The redesigned Honda Civic has been poorly received and its sales have also lagged behind in the U.S. since it was launched last April. This is something that Honda Motor CEO Takanobu Ito takes responsibility for. He told journalists at the Tokyo Motor Show that the “ultimate responsibility” rests with him.
He said that he makes the decisions on the “best actions” to be taken using feedback from the different markets. Consumer Reports magazine cited the bad quality of the cheap plastics used for the interior as one of the primary reasons why the 2012 Civic was dropped from the list of "recommended" vehicles.
For more than 10 years, the Civic has consistently been a part of this list. The Civic redesign was described by a Wall Street Journal review as "a betrayal." Honda’s lineup is mainly composed of the Civic, Accord, Odyssey minivan and CR-V crossover. These four models stand for almost 80% of Honda’s U.S. sales. The U.S. market has noted a 10% increase through October but for this same period, Civic sales have fallen by 15% to 183,557 units.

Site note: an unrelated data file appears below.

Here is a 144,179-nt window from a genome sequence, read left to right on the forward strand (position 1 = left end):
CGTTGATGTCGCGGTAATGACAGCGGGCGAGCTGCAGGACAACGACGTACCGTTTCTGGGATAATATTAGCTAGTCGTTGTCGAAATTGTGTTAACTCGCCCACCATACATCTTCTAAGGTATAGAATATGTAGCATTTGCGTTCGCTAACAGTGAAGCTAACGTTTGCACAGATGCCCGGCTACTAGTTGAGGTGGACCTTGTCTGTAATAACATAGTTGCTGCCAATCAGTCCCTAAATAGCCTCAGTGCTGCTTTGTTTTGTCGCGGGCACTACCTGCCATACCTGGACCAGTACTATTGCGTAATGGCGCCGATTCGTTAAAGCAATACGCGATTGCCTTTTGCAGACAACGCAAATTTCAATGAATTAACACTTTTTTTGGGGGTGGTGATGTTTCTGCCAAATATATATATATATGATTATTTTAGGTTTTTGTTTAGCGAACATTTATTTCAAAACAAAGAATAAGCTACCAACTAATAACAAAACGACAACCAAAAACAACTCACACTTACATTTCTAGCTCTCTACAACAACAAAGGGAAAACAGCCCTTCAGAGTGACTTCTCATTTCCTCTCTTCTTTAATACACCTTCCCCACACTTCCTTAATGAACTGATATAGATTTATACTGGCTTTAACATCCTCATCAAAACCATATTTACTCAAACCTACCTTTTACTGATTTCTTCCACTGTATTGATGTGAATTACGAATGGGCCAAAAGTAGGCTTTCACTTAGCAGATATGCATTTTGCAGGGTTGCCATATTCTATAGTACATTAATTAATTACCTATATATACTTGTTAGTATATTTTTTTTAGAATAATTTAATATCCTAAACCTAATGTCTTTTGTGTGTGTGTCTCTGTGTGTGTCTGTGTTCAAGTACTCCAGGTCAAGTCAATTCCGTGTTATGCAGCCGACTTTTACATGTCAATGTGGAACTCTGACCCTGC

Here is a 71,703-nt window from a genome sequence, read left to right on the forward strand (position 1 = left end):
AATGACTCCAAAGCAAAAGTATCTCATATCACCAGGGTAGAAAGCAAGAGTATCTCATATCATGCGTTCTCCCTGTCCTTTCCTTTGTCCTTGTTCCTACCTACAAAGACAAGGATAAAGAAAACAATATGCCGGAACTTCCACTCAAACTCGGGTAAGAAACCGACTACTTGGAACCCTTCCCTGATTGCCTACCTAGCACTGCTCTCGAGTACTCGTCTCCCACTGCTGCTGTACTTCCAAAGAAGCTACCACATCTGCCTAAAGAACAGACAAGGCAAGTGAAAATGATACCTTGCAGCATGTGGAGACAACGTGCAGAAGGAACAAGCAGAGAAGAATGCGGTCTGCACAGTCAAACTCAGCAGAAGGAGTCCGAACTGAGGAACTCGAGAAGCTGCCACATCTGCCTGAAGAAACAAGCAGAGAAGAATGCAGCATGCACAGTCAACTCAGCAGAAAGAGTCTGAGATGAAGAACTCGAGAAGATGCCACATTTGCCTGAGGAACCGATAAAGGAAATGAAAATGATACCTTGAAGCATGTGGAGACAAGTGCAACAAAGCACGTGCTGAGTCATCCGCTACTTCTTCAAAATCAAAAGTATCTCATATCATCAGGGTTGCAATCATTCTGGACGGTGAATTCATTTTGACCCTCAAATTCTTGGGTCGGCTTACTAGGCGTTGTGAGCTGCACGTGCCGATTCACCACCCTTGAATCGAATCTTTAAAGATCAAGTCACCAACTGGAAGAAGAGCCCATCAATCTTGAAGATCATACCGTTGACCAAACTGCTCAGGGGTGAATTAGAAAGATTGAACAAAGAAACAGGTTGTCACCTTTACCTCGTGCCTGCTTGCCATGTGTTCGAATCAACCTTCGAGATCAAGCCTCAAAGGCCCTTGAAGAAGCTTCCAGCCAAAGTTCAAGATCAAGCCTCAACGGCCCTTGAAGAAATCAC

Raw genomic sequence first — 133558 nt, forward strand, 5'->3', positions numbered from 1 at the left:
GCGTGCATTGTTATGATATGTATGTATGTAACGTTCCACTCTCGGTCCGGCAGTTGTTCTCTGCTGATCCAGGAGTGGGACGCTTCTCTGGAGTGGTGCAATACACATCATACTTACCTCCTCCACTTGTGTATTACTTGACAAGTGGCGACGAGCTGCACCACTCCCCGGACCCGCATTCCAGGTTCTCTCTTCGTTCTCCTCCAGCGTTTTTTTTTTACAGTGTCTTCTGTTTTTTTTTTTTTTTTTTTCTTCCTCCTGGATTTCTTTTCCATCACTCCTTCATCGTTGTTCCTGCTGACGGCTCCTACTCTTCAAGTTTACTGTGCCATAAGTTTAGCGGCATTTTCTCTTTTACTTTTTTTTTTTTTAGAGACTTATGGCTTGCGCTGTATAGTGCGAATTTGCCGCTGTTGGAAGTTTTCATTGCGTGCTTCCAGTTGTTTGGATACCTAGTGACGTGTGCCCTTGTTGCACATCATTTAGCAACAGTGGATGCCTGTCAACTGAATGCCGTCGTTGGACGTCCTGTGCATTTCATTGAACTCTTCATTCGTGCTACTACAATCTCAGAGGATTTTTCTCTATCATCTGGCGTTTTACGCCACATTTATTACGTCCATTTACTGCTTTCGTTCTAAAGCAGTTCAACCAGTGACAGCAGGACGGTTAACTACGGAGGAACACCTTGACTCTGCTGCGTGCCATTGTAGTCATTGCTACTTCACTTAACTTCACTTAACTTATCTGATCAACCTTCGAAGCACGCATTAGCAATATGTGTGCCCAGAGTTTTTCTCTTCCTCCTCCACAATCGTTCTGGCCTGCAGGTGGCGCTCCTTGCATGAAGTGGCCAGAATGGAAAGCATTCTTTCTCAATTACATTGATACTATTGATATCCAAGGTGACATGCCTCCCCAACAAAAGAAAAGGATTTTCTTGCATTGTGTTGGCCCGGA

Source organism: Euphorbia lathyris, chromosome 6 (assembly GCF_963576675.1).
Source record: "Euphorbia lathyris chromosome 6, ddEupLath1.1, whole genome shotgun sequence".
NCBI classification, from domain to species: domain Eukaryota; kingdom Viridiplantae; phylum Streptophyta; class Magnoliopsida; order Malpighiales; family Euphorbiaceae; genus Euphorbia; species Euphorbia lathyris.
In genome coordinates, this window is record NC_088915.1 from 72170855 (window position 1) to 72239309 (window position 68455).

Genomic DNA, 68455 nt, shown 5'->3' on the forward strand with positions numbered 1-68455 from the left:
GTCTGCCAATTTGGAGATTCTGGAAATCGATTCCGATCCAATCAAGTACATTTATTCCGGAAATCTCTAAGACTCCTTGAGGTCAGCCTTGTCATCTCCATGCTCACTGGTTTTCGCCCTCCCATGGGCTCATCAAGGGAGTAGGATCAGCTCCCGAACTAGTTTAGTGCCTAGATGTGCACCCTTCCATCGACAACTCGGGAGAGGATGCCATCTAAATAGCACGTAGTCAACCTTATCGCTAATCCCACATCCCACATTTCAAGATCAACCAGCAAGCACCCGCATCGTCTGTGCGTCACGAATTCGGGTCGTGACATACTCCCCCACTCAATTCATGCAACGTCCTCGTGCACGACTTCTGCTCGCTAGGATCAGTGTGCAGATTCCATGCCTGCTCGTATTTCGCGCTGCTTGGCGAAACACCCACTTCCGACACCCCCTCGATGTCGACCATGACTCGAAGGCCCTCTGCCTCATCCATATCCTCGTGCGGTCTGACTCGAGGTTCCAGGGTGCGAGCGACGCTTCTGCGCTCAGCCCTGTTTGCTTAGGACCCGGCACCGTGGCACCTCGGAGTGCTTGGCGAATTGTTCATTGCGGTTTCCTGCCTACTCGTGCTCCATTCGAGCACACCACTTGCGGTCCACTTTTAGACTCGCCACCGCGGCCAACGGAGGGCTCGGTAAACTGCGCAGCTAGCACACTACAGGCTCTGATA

Production at Honda’s plans has dropped due to the parts shortage, the result of Japan’s earthquake last March and the recent Thailand floods. The Chevrolet Cruze and Ford Fusion both outperformed the Civic.
And the Hyundai Elantra is fast catching up. American Honda executive vice president John Mendel said that Honda is considering a plan to short-cycle the Civic. It’s possible that its mid-cycle change will take place as early as the 2013 calendar year – one year in advance of a typical timetable in a five-year period.